It’s been a hell of a breakthrough season for Adam Matthews, but is he doing enough to secure a future at the club?
Following his first home win with the Black Cats, Chris Coleman was a bouncing beacon of cautious optimism. As far as Sunderland managers go, at least.
“We need to keep the organisation we’ve had and we will get away from where we are.”
In most cases, that’d be code for “this is my preferred back five”.
But with Bryan Oviedo and Billy Jones eyeing returns in the near future, the Welshman all of a sudden has the luxury of choice...
Oviedo? He’s bound to slot straight in at left wing – Sunderland’s best player in his favoured role.
Jones? That’s less clear.
In his absence, Adam Matthews has done what every sidelined footballer needs to – he waited for his chance and made the most of it. For now, at least, he seems to be exactly the defender we need right now.
But is he the future?
No manager has really addressed the gaping hole Phil Bardsley’s departure left behind. Year after year, we’ve endedup with a patchwork defence where right backs are sewn in as an afterthought.
Sure, there’ve been contenders. Jones, Santiago Vergini andDeAndre Yedlin have all looked like long term solutions at some point.
Yet none of these players have really grabbed the role by the scruff of its hair, dunked its head down an Armitage Shanks and asserted their dominance.
So how does Matthews square up against these other defensive stand-ins?
To find out, we’ve donned our geek chic specs and compared Matthews’ 17/18 stats to Jones’ 16/17, Yedlin’s 15/16 and Vergini’s 14/15 seasons.
Makes sense to start here. Defenders should be able to... well... defend, y’know?
Jones dominates the Fickle Four in number of Tackles Won, Interceptions, Ariel Duels (100%!!??) and Blocks.
Despite also performing surprisingly well in the air and not making any Defensive Errors, Matthews slumps when it came to his other defensive duties.
In fact, the Welshman’s one block and 10 interceptions rank second worst among Sunderland’s defenders this season. Only Donald Love, with just two appearances, has a poorer overall record.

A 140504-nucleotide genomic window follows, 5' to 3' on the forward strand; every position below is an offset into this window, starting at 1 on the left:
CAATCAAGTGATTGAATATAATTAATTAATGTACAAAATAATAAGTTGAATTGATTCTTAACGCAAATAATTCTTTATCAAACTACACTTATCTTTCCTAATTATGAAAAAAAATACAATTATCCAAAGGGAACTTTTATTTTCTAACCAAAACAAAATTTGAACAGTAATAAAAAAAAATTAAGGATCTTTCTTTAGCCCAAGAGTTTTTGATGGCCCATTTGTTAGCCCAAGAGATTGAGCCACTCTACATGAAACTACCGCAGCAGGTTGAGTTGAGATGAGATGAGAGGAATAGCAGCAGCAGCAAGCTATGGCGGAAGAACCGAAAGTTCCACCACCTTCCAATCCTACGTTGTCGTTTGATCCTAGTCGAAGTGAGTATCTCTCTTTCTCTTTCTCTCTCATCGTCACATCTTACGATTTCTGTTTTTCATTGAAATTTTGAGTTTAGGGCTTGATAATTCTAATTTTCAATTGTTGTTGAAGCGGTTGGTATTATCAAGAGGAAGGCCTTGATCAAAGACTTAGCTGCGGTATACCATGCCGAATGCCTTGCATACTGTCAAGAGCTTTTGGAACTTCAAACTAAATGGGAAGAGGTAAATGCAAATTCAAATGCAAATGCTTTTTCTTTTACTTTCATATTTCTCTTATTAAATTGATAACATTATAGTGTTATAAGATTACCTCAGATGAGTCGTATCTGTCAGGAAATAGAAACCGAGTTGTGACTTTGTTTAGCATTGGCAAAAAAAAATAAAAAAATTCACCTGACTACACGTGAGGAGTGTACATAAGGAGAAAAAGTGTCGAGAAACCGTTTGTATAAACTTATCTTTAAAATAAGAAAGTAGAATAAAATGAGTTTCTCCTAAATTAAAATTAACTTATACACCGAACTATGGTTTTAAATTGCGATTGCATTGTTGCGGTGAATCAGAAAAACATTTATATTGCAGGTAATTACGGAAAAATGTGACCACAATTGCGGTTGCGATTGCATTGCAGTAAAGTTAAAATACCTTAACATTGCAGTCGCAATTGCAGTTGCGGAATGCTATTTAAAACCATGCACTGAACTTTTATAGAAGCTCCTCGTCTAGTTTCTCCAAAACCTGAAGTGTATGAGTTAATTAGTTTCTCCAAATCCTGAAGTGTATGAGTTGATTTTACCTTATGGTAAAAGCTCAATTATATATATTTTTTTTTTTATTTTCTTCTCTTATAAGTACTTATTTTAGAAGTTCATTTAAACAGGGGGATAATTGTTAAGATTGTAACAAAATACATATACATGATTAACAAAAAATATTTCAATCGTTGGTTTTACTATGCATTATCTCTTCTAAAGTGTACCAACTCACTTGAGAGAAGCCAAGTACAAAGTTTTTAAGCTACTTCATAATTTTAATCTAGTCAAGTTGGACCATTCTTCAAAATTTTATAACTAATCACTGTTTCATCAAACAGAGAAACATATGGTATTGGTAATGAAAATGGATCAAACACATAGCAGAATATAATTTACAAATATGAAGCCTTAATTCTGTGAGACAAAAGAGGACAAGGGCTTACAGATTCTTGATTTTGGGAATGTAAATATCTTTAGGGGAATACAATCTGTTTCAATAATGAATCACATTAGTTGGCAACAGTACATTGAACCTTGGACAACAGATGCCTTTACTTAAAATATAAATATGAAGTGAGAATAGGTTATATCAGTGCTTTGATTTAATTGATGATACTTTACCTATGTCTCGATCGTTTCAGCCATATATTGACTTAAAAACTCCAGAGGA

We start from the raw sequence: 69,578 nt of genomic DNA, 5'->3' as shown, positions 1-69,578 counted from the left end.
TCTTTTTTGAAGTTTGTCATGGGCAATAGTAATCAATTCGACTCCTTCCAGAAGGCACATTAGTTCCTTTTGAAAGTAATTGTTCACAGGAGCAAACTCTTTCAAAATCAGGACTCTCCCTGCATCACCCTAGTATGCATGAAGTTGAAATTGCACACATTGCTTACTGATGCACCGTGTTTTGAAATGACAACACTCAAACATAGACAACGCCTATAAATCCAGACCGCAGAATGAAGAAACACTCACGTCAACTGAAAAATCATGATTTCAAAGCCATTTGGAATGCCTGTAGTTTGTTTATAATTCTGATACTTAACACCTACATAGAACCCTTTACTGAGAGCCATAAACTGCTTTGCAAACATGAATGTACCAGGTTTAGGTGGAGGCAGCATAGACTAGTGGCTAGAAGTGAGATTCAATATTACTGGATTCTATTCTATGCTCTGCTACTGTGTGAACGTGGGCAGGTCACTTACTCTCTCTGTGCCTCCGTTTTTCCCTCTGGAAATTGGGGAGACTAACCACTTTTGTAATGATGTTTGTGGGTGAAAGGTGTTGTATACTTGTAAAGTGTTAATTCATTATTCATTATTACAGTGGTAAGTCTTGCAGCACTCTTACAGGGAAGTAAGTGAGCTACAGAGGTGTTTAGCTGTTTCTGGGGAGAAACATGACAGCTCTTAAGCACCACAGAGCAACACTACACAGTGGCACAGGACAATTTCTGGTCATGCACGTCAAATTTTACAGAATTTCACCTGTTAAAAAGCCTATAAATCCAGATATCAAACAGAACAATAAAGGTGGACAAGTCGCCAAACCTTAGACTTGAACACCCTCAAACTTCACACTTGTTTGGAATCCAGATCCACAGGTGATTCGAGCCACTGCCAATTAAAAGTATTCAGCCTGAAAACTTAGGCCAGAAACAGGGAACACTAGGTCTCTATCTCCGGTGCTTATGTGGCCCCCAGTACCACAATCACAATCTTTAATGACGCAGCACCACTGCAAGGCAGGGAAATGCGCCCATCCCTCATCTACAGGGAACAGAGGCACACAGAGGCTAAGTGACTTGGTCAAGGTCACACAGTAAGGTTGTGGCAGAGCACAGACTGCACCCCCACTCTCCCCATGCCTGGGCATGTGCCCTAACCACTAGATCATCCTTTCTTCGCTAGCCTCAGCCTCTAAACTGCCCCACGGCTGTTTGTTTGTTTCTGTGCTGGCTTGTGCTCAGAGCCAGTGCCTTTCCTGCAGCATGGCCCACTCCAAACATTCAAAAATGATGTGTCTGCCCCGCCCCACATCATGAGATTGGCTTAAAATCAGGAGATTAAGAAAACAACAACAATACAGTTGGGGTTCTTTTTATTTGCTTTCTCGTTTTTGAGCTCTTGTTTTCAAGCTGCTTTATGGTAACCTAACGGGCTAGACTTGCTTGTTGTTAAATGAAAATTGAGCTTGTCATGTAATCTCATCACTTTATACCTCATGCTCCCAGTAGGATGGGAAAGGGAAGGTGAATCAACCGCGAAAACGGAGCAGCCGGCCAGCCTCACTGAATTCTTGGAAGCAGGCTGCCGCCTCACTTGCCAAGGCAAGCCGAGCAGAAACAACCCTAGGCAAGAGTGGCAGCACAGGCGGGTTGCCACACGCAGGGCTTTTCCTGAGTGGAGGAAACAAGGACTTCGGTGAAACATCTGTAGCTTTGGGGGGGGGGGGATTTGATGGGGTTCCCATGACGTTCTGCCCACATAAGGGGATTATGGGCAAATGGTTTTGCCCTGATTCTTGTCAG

According to Squawka, Matthews wipes the floor with the rest of the competition.
Vergini (0.55), Yedlin (0.87) and Jones (0.93) committed way more fouls per game and racked up a combined 16 yellow cards.
With no bookings and only a single foul to his name this season, Matthews already looks to be a safe pair of feet.
An attack-minded player, Matthews is noticeably the mostcomfortable of the four going forward.
The former Celtic star has the best Pass Completion record, at 78%, while somehow also managing the longest Average Pass Length (near-as-makes-no-difference 20m).
Vergini very narrowly tops the Total Forward Passes chart, but Matthews keeps up while comfortably beating the two stragglers.
With a goal and an assist already this season, the Welshman predictably does well here – but still not as good as Jones.
In fact, as Jones manages more shots per game (0.56 to Matthews’ 0.2), he also creates the most amount of chances.
To his credit, Matthews manages a Shot Accuracy of 100% with all three of his shots heading goalwards.
Strangely, the thing that sticks out most from the stats is the 25-year-old’s unblemished discipline record. Especially combined with his low levels of tackling.
A cynic would say this shows lack of commitment, but I’d argue it’s the opposite – it’s the lazy challenges that put you in the book.
Defensive duties are always important, but with Coleman’s hankering for a back three the pressure on the wing backs ismuch smaller, too.
And that’s the point – it’s how he fits into OUR manger’s plans. Matthews is excellent at...
- Staying on his feet
- Moving play forward
- Keeping possession
...and he genuinely seems to play selflessly.
So long as these are qualities the club values, Matthews has abright future here.
Just please don’t get injured again.
[All stats courtesy of Squawka].